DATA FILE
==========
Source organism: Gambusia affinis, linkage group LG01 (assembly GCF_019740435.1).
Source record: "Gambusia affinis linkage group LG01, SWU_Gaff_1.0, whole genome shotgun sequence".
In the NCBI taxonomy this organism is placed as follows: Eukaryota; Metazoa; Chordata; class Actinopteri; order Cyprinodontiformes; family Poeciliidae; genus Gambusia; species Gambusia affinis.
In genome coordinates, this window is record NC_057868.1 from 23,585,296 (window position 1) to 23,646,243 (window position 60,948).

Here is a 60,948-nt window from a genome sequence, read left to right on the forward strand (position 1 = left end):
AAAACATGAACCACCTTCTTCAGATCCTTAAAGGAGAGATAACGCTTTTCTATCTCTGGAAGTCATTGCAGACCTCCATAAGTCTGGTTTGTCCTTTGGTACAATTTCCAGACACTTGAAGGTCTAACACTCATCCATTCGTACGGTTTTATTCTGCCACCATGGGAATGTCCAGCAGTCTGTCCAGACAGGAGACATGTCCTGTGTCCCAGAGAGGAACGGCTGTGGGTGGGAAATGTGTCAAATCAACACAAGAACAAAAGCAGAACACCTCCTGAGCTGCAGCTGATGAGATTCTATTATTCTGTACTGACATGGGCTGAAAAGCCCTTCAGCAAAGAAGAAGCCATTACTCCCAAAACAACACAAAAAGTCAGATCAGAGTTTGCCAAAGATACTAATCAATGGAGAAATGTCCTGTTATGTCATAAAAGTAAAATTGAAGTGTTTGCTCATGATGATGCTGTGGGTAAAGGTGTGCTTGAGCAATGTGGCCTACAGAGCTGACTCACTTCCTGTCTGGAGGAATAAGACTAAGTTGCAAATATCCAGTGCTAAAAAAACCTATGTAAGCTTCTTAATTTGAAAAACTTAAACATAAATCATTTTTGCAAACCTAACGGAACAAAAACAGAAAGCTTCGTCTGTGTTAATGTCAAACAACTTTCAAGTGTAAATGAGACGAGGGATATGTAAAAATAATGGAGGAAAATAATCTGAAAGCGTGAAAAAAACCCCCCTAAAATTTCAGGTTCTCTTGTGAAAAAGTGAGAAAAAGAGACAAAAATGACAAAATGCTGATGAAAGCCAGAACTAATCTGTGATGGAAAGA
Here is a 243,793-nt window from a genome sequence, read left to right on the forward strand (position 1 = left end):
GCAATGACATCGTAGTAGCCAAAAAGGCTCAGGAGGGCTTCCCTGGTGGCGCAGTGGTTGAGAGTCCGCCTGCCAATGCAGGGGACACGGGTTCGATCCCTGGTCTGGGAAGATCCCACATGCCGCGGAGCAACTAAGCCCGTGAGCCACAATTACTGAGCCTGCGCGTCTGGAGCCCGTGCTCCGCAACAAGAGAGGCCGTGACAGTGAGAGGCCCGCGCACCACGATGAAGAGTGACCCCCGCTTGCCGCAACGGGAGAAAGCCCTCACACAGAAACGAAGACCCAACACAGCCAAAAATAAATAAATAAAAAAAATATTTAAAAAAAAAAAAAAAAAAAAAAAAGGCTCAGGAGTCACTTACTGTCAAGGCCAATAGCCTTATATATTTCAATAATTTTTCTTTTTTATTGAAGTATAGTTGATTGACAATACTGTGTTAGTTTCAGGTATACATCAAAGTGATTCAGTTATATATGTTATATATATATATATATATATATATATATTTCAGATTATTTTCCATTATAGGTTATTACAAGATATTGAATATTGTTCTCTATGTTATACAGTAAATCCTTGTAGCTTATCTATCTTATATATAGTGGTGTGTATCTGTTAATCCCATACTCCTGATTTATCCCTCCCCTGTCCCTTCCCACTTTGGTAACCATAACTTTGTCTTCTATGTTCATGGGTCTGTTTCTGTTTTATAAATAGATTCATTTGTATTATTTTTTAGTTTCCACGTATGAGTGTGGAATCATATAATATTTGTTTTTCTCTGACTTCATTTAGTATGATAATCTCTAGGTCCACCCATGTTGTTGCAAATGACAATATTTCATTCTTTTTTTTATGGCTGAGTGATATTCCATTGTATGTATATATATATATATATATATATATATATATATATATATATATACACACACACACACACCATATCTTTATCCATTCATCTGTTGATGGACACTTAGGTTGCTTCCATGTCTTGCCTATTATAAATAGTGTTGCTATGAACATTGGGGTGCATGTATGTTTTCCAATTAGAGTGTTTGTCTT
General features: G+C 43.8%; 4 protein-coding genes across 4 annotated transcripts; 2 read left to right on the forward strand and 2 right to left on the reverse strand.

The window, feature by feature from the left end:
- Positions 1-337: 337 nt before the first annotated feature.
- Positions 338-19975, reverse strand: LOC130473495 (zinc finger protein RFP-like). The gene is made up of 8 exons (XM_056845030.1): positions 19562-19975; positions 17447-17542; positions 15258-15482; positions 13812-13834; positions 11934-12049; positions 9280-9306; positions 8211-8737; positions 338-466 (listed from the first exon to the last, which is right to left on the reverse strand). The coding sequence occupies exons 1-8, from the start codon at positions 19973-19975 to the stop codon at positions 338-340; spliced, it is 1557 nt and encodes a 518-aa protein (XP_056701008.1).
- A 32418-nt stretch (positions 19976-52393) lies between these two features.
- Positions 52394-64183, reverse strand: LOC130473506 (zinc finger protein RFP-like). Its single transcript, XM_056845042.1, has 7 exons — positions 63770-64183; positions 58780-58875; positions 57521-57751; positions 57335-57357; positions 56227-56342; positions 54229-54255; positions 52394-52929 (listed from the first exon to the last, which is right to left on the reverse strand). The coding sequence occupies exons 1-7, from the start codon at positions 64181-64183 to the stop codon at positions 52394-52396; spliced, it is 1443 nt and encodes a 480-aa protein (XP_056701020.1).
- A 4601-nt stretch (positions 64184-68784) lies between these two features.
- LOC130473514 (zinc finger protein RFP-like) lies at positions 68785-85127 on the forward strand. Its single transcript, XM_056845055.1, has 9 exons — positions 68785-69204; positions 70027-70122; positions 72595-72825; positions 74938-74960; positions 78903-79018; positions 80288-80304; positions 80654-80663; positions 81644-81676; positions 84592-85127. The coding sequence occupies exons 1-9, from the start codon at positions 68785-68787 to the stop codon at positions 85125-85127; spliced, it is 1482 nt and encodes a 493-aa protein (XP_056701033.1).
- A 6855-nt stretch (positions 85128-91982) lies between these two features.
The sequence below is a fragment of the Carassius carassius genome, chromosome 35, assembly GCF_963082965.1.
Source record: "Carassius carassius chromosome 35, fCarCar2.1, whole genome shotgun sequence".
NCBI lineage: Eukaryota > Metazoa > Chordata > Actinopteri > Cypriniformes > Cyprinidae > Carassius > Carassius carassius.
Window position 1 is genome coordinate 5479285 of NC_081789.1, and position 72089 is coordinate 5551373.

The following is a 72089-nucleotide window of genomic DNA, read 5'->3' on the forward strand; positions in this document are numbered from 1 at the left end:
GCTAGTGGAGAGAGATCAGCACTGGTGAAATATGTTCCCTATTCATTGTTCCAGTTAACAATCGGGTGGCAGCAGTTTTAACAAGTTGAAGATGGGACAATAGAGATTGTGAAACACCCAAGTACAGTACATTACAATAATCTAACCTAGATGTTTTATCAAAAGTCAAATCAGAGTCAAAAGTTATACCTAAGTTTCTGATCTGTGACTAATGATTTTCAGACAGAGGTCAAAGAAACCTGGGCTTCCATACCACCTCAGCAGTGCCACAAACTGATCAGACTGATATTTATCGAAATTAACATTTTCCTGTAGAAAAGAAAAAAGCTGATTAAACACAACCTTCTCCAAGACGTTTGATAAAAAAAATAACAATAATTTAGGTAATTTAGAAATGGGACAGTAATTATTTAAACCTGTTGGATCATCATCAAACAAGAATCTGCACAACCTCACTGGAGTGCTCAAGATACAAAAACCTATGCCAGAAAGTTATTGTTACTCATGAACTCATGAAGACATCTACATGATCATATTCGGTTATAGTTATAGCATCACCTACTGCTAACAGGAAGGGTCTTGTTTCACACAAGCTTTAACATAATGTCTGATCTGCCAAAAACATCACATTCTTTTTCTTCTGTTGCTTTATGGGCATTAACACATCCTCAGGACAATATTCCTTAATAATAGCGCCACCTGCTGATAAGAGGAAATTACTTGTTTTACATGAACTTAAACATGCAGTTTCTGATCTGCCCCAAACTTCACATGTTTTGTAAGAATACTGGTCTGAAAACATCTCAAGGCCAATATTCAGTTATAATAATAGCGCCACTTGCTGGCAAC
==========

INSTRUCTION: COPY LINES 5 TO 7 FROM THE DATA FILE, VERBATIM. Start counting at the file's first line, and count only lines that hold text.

Here is a 60,948-nt window from a genome sequence, read left to right on the forward strand (position 1 = left end):
AAAACATGAACCACCTTCTTCAGATCCTTAAAGGAGAGATAACGCTTTTCTATCTCTGGAAGTCATTGCAGACCTCCATAAGTCTGGTTTGTCCTTTGGTACAATTTCCAGACACTTGAAGGTCTAACACTCATCCATTCGTACGGTTTTATTCTGCCACCATGGGAATGTCCAGCAGTCTGTCCAGACAGGAGACATGTCCTGTGTCCCAGAGAGGAACGGCTGTGGGTGGGAAATGTGTCAAATCAACACAAGAACAAAAGCAGAACACCTCCTGAGCTGCAGCTGATGAGATTCTATTATTCTGTACTGACATGGGCTGAAAAGCCCTTCAGCAAAGAAGAAGCCATTACTCCCAAAACAACACAAAAAGTCAGATCAGAGTTTGCCAAAGATACTAATCAATGGAGAAATGTCCTGTTATGTCATAAAAGTAAAATTGAAGTGTTTGCTCATGATGATGCTGTGGGTAAAGGTGTGCTTGAGCAATGTGGCCTACAGAGCTGACTCACTTCCTGTCTGGAGGAATAAGACTAAGTTGCAAATATCCAGTGCTAAAAAAACCTATGTAAGCTTCTTAATTTGAAAAACTTAAACATAAATCATTTTTGCAAACCTAACGGAACAAAAACAGAAAGCTTCGTCTGTGTTAATGTCAAACAACTTTCAAGTGTAAATGAGACGAGGGATATGTAAAAATAATGGAGGAAAATAATCTGAAAGCGTGAAAAAAACCCCCCTAAAATTTCAGGTTCTCTTGTGAAAAAGTGAGAAAAAGAGACAAAAATGACAAAATGCTGATGAAAGCCAGAACTAATCTGTGATGGAAAGA
Here is a 243,793-nt window from a genome sequence, read left to right on the forward strand (position 1 = left end):